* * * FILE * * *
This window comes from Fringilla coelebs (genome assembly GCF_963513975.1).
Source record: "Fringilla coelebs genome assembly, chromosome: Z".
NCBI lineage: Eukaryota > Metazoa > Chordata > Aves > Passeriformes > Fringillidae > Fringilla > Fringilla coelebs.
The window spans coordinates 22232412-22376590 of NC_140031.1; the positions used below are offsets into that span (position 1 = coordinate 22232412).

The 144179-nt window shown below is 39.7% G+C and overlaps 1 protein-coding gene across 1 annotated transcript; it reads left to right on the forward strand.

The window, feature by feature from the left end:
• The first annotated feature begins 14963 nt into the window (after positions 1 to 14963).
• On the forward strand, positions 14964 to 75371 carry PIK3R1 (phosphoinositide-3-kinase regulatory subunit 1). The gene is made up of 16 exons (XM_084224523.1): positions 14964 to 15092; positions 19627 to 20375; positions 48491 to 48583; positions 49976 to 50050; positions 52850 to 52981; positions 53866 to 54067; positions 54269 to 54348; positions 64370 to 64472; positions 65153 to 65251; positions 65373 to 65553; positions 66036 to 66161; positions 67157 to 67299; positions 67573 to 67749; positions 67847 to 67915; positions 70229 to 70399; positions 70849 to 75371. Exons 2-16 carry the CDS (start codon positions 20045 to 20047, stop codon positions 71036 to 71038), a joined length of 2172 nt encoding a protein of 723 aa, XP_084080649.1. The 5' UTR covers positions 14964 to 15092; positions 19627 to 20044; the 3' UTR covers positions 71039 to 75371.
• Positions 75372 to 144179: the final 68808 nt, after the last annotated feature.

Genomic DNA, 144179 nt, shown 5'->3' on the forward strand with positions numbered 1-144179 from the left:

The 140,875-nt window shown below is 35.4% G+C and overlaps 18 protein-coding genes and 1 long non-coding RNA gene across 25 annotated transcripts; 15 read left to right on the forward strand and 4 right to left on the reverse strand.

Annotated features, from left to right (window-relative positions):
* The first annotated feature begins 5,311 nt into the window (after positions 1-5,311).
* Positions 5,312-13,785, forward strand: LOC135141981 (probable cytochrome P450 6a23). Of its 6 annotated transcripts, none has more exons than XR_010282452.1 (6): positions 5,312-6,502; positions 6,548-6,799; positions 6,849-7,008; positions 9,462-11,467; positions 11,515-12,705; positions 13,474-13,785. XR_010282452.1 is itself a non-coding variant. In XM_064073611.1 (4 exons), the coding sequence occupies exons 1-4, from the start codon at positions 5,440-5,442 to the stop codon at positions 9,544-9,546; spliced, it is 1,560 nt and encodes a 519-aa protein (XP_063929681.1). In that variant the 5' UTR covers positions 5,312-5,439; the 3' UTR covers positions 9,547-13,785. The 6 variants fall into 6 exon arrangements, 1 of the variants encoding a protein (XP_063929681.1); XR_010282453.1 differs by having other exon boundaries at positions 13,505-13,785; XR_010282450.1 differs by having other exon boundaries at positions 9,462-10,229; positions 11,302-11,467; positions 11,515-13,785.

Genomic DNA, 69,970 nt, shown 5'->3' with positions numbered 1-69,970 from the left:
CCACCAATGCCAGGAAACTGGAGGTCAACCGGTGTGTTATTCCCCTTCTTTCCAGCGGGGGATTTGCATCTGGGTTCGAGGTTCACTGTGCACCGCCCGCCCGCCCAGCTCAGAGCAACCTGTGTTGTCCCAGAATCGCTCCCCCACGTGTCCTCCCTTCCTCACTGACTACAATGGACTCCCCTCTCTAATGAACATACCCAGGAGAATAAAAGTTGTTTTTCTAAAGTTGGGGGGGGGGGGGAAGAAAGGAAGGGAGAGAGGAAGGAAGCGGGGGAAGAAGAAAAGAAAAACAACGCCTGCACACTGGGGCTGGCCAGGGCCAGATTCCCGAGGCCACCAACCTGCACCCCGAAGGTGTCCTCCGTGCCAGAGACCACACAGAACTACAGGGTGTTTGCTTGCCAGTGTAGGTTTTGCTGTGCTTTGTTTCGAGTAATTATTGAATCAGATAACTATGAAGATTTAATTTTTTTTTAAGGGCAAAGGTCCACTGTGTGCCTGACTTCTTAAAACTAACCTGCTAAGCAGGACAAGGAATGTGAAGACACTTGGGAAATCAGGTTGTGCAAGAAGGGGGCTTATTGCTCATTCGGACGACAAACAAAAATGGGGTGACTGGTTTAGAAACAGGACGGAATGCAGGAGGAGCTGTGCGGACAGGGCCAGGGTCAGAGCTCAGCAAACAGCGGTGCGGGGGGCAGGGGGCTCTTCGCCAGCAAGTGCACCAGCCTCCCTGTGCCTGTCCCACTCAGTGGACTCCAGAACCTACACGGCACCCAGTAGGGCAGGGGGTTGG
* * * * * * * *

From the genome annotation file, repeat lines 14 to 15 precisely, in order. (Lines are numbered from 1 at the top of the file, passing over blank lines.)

* Positions 5,312-13,785, forward strand: LOC135141981 (probable cytochrome P450 6a23). Of its 6 annotated transcripts, none has more exons than XR_010282452.1 (6): positions 5,312-6,502; positions 6,548-6,799; positions 6,849-7,008; positions 9,462-11,467; positions 11,515-12,705; positions 13,474-13,785. XR_010282452.1 is itself a non-coding variant. In XM_064073611.1 (4 exons), the coding sequence occupies exons 1-4, from the start codon at positions 5,440-5,442 to the stop codon at positions 9,544-9,546; spliced, it is 1,560 nt and encodes a 519-aa protein (XP_063929681.1). In that variant the 5' UTR covers positions 5,312-5,439; the 3' UTR covers positions 9,547-13,785. The 6 variants fall into 6 exon arrangements, 1 of the variants encoding a protein (XP_063929681.1); XR_010282453.1 differs by having other exon boundaries at positions 13,505-13,785; XR_010282450.1 differs by having other exon boundaries at positions 9,462-10,229; positions 11,302-11,467; positions 11,515-13,785.

Genomic DNA, 69,970 nt, shown 5'->3' with positions numbered 1-69,970 from the left: